Ignition

So long, Iowa.

Thanks for giving us eleven years of sanctuary and for teaching me how to live bipolar.

Next stop: Muskogee, Oklahoma.

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Countdown to Muskogee . . .5

 WINTER WEATHER ADVISORY
Until 4:00pm CDT, Sun Apr 15
 *
 MARSHALLTOWN, IA (50158)
as of 4:59 am CDT
26°
SNOW
feels like 13°
 *

Countdown to Muskogee . . .7

Last session with my therapist, Megan.

Tears and gratitude.

Countdown to Muskogee . . . 8

“. . . the ultimate touchstone of friendship is not improvement, neither of the other nor of the self, the ultimate touchstone is witness, the privilege of having been seen by someone and the equal privilege of being granted the sight of the essence of another, to have walked with them and to have believed in them, and sometimes just to have accompanied them for however brief a span, on a journey impossible to accomplish alone.”

—David Whyte

Countdown to Muskogee . . . 9

Between bipolar-fed emotions and apathy.

Between nit-picky preparations and diversionary RedBox rentals.

Between reaching out for one, last, meaningful human interaction and being totally done.

As a Libra, my sign is the Scales. The alignment of the heavens stamped my forehead with “Balance.”  Bipolar disorder is the antithesis of balance, but maybe that was the message all along.

Seek. Hold the extremes and everything along the continuum. Notice. And try to ride the teeter totter with joy.

Countdown to Muskogee. . . 11

Tomorrow is the last day of my membership at the Y.  This has been another place of deep learning and deeper acceptance.  Here, I began to move for the sake of my brain and to worry less about the shape of my body.  Here, I watched my tolerance for noise, people, inconvenience and routine rise and fall with my symptoms.  Here, I experienced joy again after a long siege of unhappiness as the water buoyed me up.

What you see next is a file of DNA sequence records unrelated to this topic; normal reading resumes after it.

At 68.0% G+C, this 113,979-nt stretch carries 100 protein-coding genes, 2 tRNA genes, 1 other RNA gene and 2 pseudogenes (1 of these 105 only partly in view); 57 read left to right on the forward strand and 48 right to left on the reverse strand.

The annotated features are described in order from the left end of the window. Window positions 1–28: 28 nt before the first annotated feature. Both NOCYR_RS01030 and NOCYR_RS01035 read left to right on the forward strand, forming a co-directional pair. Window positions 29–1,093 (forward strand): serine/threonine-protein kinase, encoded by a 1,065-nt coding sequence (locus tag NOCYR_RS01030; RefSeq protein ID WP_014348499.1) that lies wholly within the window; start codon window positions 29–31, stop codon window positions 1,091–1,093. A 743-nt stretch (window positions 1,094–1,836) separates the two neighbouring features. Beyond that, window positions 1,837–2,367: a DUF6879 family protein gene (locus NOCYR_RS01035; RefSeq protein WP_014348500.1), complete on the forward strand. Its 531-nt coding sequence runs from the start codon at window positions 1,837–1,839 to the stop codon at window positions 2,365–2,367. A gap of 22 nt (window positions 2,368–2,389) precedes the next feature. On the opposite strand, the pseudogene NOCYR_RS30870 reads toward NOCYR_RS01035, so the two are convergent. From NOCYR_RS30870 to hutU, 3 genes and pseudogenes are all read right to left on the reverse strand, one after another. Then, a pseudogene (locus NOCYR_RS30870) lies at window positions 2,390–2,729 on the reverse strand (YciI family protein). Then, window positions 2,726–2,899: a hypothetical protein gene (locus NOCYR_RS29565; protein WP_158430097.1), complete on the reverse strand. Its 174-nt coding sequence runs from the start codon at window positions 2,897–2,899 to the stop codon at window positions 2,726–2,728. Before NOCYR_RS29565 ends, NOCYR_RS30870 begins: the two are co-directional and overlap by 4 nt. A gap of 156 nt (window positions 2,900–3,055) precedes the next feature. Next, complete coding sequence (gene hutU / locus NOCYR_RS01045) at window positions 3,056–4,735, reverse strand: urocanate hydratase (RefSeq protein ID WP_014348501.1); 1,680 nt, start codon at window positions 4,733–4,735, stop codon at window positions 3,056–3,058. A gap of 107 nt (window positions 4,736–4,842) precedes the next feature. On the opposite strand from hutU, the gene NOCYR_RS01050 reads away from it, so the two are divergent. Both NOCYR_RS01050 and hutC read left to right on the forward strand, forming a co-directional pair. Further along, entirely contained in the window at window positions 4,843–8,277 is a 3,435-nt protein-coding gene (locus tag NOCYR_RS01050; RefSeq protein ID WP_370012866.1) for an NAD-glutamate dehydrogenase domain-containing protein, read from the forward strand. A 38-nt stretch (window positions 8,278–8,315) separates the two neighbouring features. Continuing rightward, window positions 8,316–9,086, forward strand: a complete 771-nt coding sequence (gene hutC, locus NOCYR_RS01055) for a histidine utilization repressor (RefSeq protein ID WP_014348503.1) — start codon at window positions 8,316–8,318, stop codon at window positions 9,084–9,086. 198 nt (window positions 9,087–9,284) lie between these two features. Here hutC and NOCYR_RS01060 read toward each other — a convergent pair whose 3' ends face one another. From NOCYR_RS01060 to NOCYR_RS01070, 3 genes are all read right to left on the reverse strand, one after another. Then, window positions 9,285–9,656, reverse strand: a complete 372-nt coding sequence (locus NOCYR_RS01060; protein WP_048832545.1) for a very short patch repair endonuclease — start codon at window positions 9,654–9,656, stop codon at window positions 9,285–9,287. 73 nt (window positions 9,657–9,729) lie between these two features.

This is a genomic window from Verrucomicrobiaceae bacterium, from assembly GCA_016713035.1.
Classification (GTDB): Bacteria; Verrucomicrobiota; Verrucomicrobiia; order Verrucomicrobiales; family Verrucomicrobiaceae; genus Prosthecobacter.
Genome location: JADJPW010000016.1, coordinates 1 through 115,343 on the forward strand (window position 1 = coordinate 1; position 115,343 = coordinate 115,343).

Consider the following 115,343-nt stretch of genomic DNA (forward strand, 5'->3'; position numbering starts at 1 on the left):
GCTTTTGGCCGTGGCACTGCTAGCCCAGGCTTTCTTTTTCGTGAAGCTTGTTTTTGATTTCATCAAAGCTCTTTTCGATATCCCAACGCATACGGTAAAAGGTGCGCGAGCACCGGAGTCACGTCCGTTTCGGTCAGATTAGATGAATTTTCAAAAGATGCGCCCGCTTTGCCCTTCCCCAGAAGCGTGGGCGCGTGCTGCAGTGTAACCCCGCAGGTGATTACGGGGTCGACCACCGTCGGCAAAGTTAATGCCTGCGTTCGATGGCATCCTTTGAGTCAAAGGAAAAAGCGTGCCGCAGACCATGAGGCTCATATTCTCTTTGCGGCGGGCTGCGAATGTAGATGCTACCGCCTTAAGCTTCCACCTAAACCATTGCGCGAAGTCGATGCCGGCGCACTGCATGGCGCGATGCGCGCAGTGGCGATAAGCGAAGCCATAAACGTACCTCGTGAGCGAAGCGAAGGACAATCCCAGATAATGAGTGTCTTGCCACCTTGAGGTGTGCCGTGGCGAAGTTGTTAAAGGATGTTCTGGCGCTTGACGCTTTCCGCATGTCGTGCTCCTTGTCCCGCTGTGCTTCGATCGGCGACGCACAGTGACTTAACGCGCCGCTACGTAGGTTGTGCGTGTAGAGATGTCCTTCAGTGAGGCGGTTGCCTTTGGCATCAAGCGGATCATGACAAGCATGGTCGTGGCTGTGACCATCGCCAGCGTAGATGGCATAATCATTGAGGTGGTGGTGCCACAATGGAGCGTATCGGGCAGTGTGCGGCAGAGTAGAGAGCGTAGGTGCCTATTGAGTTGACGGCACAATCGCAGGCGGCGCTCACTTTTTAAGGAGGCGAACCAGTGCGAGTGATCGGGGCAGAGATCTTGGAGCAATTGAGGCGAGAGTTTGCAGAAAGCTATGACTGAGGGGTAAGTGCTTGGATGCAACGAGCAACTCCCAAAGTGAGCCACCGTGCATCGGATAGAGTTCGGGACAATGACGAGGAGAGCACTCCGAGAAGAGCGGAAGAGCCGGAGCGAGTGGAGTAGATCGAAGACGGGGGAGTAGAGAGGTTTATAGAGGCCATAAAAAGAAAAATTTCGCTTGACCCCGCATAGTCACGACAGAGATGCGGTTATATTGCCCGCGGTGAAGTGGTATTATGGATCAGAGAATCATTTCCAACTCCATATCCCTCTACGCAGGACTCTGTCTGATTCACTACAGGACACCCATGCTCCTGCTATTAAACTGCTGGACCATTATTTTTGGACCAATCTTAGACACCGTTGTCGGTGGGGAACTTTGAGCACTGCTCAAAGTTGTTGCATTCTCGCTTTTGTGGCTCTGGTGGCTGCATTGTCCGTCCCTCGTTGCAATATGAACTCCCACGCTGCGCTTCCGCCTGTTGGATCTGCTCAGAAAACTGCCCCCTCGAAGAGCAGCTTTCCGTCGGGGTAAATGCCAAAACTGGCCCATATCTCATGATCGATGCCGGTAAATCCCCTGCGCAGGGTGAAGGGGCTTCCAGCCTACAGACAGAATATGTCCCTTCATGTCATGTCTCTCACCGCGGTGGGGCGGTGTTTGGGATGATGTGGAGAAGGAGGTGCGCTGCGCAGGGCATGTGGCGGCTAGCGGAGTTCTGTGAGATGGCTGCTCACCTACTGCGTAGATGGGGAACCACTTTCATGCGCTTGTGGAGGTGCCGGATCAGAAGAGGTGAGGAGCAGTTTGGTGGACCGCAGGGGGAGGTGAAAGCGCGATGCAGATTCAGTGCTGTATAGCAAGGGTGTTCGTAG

I grew stronger.

I am stronger.

 

Countdown to Muskogee. . . 12

I waver over the line of leaving and arriving, trying to come back to today where they meet.  This David Whyte poem spoke to me before I even contemplated moving and became a part of the art journal that will be published in July.  I tore this spread apart three different times, trying to find my true connection to the poem and my authentic voice in it.  It was one of the first spreads I created in the journal and one of the last I finished.  It seems fitting—the struggle of leaving and arriving—to a place and to ourselves.

 

Countdown to Muskogee. . . 13

My last appointment with Sarah Beattie, my nurse practitioner.

Really.

This is it.

Countdown to Muskogee. . . 15

Last week I went to my old sanctuary—the Cinemark 20 in Jordan Creek Mall in Des Moines.  It was the first place I felt really safe when I moved from Minneapolis to Marshalltown.  Those years when I was so sick and ill equipped to deal with it, the hour-drive would start to ease my mind.  But it was the theater itself that gave me a place to rest.  Dark, contained, I could distract my conscious mind with the stories onscreen, the music, the beauty, the art.  Often I spent the day going from one movie to the next with no interference from the staff.  I stayed as long as I needed for my mind to settle or shift.

Jordan Creek started my bipolar education—to know for a fact that my moods would shift and to wait for it with less fear, to appreciate the need and use of distraction, to contemplate acceptance of this terrifying part of myself.

I sat in the newly remodeled lounger seats filled with gratitude for a place that held me when nothing else could.  Memories of movies experienced rolled between my fingers like prayer beads.  I said good-bye with love.

 

Countdown to Muskogee. . . 16

 

You can only say good-bye so many times.

Then, it’s just a matter of waiting.

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